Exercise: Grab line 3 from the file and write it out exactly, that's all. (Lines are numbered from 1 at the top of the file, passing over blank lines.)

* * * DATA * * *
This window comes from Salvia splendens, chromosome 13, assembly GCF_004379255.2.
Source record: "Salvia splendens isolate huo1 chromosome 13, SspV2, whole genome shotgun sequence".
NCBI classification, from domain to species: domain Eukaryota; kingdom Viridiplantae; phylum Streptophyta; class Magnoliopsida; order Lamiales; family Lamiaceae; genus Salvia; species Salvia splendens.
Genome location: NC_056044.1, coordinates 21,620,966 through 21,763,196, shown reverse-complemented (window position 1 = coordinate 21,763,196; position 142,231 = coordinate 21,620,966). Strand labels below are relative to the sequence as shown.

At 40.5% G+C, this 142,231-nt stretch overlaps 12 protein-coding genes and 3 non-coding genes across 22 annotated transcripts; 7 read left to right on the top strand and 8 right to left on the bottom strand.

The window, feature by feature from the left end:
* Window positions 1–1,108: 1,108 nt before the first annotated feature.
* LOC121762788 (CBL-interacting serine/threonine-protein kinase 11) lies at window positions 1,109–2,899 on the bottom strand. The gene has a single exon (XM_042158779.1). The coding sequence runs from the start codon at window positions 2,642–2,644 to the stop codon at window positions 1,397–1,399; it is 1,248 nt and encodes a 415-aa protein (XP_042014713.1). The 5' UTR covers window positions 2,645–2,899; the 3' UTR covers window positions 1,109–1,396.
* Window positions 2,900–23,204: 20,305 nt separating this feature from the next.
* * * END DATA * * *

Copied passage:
NCBI classification, from domain to species: domain Eukaryota; kingdom Viridiplantae; phylum Streptophyta; class Magnoliopsida; order Lamiales; family Lamiaceae; genus Salvia; species Salvia splendens.